Republicans in Illinois have something to be excited about Wednesday. Bruce Rauner has won the governor’s mansion--the first time a Republican has accomplished that in more than a decade.
But Democratic incumbent Pat Quinn isn’t ready yet to concede the election to Rauner.
For more than a year, Illinois voters have been absolutely bombarded with talk of just how bad things are in the state. From financial chaos to mismanagement to uncertainty over billions in unpaid retirement bills--those lines were repeated over and over.
Champaign Democrat Mike Frerichs says it may be a week before voters know who won the contest for Illinois treasurer. Frerichs and Republican Tom Cross both ended the day with about 48 per cent of the vote.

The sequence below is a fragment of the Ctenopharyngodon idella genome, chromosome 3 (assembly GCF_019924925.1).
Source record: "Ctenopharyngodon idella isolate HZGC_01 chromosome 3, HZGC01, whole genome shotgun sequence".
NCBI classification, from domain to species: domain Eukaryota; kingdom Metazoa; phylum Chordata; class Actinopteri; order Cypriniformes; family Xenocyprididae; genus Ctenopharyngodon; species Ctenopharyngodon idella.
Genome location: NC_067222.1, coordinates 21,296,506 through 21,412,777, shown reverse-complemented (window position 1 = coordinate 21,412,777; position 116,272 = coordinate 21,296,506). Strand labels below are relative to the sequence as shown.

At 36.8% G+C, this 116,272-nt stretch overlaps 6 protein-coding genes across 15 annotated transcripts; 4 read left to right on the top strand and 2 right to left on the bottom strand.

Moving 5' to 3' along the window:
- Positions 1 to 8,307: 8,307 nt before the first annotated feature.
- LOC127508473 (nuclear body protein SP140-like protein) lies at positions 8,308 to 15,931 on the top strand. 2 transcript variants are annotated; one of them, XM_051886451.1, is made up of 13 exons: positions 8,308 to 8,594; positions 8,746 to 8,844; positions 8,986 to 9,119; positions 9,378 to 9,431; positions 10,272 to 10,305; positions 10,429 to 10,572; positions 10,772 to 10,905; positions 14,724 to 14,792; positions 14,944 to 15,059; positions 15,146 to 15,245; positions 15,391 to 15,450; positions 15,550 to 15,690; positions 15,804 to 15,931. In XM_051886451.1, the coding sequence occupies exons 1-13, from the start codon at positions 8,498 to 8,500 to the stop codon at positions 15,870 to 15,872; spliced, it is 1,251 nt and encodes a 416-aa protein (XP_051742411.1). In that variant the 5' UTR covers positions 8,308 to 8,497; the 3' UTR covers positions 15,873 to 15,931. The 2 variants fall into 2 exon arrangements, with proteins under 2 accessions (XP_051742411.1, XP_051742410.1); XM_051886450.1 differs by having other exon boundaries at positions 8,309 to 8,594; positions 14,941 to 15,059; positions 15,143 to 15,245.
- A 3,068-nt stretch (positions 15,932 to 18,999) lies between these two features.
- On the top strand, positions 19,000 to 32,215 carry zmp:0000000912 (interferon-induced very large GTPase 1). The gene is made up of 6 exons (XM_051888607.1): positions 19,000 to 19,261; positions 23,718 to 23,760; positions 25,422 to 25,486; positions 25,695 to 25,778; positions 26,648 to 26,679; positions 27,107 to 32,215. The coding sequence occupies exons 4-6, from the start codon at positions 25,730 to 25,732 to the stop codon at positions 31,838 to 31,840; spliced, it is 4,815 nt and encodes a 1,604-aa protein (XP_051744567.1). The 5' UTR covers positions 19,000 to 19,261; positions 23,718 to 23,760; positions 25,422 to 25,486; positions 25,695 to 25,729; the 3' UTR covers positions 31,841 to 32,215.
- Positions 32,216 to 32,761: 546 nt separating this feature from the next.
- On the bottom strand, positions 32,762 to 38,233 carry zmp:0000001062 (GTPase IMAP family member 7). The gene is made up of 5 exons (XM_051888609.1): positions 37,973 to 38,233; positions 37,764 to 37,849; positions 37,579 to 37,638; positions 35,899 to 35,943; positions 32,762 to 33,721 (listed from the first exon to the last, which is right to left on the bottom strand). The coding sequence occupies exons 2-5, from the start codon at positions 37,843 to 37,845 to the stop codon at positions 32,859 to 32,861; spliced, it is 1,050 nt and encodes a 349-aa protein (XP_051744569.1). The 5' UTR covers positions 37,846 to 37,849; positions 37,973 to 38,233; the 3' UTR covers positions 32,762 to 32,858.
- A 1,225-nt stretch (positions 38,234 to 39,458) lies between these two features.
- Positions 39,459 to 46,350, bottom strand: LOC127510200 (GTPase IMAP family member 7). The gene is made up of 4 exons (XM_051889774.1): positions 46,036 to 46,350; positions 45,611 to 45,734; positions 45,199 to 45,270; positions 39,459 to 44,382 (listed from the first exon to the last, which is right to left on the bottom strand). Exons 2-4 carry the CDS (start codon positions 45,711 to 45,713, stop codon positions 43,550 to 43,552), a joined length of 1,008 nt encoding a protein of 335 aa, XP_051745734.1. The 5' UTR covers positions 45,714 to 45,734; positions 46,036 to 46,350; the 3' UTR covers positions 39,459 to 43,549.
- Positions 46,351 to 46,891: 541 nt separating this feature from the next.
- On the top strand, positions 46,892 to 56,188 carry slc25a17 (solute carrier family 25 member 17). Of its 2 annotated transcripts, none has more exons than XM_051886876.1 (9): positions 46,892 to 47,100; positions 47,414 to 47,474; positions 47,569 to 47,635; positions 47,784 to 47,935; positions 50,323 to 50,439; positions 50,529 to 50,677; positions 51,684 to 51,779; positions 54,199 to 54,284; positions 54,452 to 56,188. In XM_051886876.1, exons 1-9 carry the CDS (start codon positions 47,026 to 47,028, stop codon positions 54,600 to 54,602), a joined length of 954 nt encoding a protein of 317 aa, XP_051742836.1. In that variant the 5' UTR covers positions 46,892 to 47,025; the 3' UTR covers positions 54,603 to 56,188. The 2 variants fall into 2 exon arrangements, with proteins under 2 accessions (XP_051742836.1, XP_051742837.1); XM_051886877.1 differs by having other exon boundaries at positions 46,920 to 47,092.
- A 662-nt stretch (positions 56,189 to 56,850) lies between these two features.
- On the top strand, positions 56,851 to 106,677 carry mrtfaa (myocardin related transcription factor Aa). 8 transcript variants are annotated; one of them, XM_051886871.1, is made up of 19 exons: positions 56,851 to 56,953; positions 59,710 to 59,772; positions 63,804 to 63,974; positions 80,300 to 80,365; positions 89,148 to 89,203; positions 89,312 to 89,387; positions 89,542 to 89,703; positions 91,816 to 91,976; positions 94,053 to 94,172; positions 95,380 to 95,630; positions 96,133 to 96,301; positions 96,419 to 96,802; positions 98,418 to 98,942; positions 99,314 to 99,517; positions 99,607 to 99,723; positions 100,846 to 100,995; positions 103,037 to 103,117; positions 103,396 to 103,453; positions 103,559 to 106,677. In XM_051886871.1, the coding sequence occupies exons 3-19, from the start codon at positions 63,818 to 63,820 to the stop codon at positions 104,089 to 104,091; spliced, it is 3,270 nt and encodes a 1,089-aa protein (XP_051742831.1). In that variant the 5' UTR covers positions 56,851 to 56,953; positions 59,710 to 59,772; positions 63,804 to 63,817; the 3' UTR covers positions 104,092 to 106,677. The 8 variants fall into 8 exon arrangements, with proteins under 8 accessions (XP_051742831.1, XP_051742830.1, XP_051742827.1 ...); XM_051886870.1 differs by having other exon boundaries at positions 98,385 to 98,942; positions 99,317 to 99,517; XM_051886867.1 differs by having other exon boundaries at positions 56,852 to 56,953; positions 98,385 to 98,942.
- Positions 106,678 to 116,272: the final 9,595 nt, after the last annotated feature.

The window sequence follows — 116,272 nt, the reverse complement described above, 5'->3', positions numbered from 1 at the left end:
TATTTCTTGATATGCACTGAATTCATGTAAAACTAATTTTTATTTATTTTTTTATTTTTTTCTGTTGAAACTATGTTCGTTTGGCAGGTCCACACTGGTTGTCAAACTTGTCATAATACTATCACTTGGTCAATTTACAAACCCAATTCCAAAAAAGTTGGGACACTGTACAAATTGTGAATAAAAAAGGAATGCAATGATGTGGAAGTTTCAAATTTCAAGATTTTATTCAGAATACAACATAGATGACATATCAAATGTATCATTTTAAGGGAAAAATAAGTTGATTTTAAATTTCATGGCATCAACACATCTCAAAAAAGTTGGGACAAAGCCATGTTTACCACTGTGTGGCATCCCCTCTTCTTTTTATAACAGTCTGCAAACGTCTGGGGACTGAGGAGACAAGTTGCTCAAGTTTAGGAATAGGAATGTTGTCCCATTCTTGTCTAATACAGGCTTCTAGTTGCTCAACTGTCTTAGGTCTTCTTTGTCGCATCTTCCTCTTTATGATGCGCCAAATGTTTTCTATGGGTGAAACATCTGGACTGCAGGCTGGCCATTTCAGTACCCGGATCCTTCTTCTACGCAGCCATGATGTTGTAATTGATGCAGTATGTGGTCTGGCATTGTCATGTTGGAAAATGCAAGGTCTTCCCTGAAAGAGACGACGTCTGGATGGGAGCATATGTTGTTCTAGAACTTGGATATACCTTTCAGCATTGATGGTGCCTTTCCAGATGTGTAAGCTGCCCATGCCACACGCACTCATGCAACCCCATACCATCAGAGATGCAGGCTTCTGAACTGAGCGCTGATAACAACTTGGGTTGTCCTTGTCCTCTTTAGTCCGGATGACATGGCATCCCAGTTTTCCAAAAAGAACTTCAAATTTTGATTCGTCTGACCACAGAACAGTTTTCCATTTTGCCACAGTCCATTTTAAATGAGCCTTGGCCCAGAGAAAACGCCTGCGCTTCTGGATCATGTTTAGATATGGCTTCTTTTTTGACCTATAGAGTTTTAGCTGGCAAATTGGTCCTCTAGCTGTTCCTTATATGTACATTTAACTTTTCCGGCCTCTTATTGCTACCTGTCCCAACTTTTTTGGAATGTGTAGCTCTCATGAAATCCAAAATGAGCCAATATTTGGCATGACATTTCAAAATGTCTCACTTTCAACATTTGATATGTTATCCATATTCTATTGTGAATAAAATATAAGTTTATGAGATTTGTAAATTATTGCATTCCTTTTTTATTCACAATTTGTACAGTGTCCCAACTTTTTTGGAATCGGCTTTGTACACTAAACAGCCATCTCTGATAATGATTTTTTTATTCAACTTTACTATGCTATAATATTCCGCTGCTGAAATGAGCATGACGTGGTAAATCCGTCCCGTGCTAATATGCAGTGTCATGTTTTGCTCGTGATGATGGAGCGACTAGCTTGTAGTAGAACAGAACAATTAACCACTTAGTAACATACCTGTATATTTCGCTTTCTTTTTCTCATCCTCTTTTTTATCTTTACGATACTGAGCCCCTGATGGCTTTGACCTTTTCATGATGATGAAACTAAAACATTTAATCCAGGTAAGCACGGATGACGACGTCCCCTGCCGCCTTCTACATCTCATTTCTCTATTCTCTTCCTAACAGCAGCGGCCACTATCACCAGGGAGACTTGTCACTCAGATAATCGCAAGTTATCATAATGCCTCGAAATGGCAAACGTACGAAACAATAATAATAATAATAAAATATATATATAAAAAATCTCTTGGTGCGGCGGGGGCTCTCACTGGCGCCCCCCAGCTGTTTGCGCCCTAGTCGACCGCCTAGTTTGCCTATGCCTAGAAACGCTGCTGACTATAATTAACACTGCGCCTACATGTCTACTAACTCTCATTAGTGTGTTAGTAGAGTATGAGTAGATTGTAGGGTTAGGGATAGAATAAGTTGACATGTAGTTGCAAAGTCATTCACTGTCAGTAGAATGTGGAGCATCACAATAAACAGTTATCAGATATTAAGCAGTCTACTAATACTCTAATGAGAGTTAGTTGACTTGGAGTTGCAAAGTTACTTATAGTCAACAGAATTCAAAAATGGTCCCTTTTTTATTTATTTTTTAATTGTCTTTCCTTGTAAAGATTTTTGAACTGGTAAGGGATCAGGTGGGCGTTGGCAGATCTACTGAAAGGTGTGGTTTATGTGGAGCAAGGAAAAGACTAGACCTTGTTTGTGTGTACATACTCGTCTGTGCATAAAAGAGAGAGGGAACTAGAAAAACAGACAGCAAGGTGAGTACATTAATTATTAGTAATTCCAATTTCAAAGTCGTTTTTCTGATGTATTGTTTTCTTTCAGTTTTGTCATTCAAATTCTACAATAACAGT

Frerichs told supporters on Tuesday night that he’s waiting for every last ballot to be counted.
“We find ourselves locked in a very close race. A race that’s very unlikely to be decided this evening. There are a lot of provisional ballots out there, there are mail-in ballots out there. So, we are not done. We have not given up yet.”
Originally published on Mon November 3, 2014 12:20 pm
Illinois voters on Tuesday won't just have the chance to decide on who'll be their next governor or state representative. They'll be asked if Illinois should change its constitution. And to weigh in on a trio of non-binding questions legislators could use to guide decisions down the line.
It's one thing to pass a law. Politicians do that all the time; Illinois passed 500 last year alone.
But constitutional amendments are different. They're relatively rare, and harder to get through (and once changes are made, they're difficult to undo).
Democrat Pat Quinn is among nearly a dozen governors at risk of losing their jobs this election. Reasons vary from state to state, but Quinn continues to be dogged by persistent unemployment, low credit ratings, and the worst-funded pension system in the nation. His Republican opponent, Bruce Rauner, began attacking Quinn on these issues before the March primary.